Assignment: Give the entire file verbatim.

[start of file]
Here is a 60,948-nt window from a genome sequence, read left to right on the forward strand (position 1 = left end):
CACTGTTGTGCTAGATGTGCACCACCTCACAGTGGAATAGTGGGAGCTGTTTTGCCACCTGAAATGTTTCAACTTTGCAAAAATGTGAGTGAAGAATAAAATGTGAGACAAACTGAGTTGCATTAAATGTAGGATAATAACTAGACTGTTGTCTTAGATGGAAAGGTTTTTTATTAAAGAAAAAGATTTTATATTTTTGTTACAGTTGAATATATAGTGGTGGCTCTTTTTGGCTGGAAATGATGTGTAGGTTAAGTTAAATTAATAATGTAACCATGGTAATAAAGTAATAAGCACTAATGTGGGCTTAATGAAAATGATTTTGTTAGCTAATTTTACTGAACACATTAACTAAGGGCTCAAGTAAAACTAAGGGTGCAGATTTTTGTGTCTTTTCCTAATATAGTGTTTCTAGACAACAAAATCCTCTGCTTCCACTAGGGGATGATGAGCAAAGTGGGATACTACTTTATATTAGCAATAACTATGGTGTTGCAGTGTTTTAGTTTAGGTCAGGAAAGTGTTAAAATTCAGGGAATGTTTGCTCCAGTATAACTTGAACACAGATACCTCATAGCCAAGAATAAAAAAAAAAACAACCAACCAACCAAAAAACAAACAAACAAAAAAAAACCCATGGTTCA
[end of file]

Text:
Here is a 60,948-nt window from a genome sequence, read left to right on the forward strand (position 1 = left end):
CACTGTTGTGCTAGATGTGCACCACCTCACAGTGGAATAGTGGGAGCTGTTTTGCCACCTGAAATGTTTCAACTTTGCAAAAATGTGAGTGAAGAATAAAATGTGAGACAAACTGAGTTGCATTAAATGTAGGATAATAACTAGACTGTTGTCTTAGATGGAAAGGTTTTTTATTAAAGAAAAAGATTTTATATTTTTGTTACAGTTGAATATATAGTGGTGGCTCTTTTTGGCTGGAAATGATGTGTAGGTTAAGTTAAATTAATAATGTAACCATGGTAATAAAGTAATAAGCACTAATGTGGGCTTAATGAAAATGATTTTGTTAGCTAATTTTACTGAACACATTAACTAAGGGCTCAAGTAAAACTAAGGGTGCAGATTTTTGTGTCTTTTCCTAATATAGTGTTTCTAGACAACAAAATCCTCTGCTTCCACTAGGGGATGATGAGCAAAGTGGGATACTACTTTATATTAGCAATAACTATGGTGTTGCAGTGTTTTAGTTTAGGTCAGGAAAGTGTTAAAATTCAGGGAATGTTTGCTCCAGTATAACTTGAACACAGATACCTCATAGCCAAGAATAAAAAAAAAAACAACCAACCAACCAAAAAACAAACAAACAAAAAAAAACCCATGGTTCA